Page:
Good evening all! I have a busy, very early day tomorrow, so I will try to make this short but sweet! As my time in our homeland is all too rapidly coming to an end, the days seem to be shorter and as usual, I am wrapped in the bitter sweetness of joyously anticipating my US return while deeply regretting my Israel departure. Yiskor service were beautiful and far less heavy than in the US and so my first Passover as an Israeli citizen has come to an end. Ulpan began on Tuesday morning and in the afternoon a friend and I walked to Neve Tzedek, a far shorter excursion then our Sunday trek to Jaffa. After class on Thursday I went with two friends on a day/evening excursion first to Be'er Sheva (which has changed dramatically since my last visit there in 2010), and then to an IDF base in the south where we celebrated with the granddaughter of one as she completed basic training; we all went with extended family for dinner following the ceremony. Early Friday morning, a friend picked me up and we headed to the Dead Sea for a glorious day followed by a wonderful dinner on the pier in Ashkelon. After Torah reading at Shul this morning, friends and I headed to Jerusalem for an afternoon picnic lunch and visit to the biblical zoo. Tomorrow I'm going to base with a friend who runs the volunteer program here for the IDF. We have a great deal of inventory and preparation for an enormous number of volunteers for Israel who arrive just three days before I leave. This coming week promises to be jam-packed as well and so I send all my love. ❤ P.S. My international phone is currently on the blink... hope to get it fixed within the next few days!
T'kiya Troup getting ready for High Holidays: Moshe , MayLee Sydney, Danica, Austin and Julissa, and Cantor Marla
Jewlicious Learning at Congregation Pâ€™nai Tikvah Snack Time! Making candlesticks
Moreh Austin has Sydney show Julissa the Alef-Bet 12
KIDZ KORNER for May
The plaque just outside of Independence Hall notes the date of the declaration in both Hebrew (5 Iyyar (5)708) and Gregorian (May 14, 1948) formats. As youâ€™d expect, Israel celebrates the occasion according to the Hebrew calendar. Most national anthems talk of battles. Hatikvah, the national anthem of Israel, speaks of hope. As long as in the heart, within A Jewish soul still yearns, And onward, towards the the ends of the East, An eye still gazes toward Zion; Our hope is not yet lost, The hope of two thousand years, To be a free nation in our land, The land of Zion and Jerusalem. Happy seventieth birthday, Israel! 13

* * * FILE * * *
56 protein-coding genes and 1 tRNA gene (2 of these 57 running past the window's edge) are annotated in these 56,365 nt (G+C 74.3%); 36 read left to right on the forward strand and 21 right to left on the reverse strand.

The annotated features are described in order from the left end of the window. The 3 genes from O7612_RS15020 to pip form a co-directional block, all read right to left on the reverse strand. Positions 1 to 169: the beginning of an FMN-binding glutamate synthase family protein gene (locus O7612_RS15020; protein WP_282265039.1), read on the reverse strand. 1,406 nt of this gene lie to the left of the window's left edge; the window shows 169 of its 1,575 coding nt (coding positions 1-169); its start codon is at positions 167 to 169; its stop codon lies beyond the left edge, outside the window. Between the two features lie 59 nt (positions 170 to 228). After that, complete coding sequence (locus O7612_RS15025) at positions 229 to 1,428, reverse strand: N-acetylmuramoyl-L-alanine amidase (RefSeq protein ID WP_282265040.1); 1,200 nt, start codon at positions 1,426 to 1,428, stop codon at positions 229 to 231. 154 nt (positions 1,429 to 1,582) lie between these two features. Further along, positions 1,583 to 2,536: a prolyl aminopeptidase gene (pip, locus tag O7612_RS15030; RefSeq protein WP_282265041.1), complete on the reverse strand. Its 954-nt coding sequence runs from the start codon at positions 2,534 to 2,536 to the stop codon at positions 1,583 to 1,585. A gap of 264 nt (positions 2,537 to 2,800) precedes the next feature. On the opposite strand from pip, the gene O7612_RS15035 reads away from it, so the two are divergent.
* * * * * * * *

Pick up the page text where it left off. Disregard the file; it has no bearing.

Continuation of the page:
Jewlicious Learning & Yad Squad SIGN UP TODAY FOR OUR 2016-2017 SESSION Jewlicious Learning Hands on, experiential learning makes Jewish education fun and meaningful for our youngsters from Kindergarten through B’nai Mitzvah. Working with Rabbi Mintz, Cantor Goldberg, and our caring and engaging teaching staff makes a loving, caring, and motivating environment for our youngsters. Yad Squad (formerly “Teen Torah Tribe”) Post B'nai Mitzvah teens will be meeting from 10:00 to 11:30 on Sunday mornings once monthly this year for continuing education and leadership training. In addition to increasing their skill in "doing Jewish," they will experience: Social Action Opportunities Building self-esteem Building Jewish identity Building Jewish literacy Connecting with other Jewish teens and with the community and being provided with opportunities for positive personal expression.
Yad Squad participants, Austin Royer and Samantha Holland, “doing good” in Las Vegas.
May Birthdays Marti Jenkins Don Kauffman Ken Clark MayLee DeLee Samantha Holland Debbie Wilreker Stan Zuckerman
6-May 10-May 13-May 20-May 23-May 26-May 26-May
May Anniversaries Phyllis & Stan Zuckerman
For $40.00 a prayer book can either be purchased for personal use or be dedicated to the congregation “In Memory” or “In Honor of” and a card from CPT will be sent to the family. The prayer book plate will be placed on the inside cover of our Kol HaNeshamah siddur. VOLUNTEERISM ABOUNDS AT CPT Homes are always needed for the various activities and meetings of our congregation. Offer a Personal prayer – If you’d like to write your own, please do so. If you would like to see it published in the newsletter. Clergy and Staff Interim Rabbi: Rabbi Pamela Frydman Rabbi Emerita: Rabbi Yocheved Mintz Cantor: Cantor Marla Goldberg Educators: Rabbi Yocheved Mintz and Cantor Marla Goldberg Teacher’s Aide: Austin Royer Bookkeeper: Lynn Pisetzner Treasurer: Lynn Pisetzner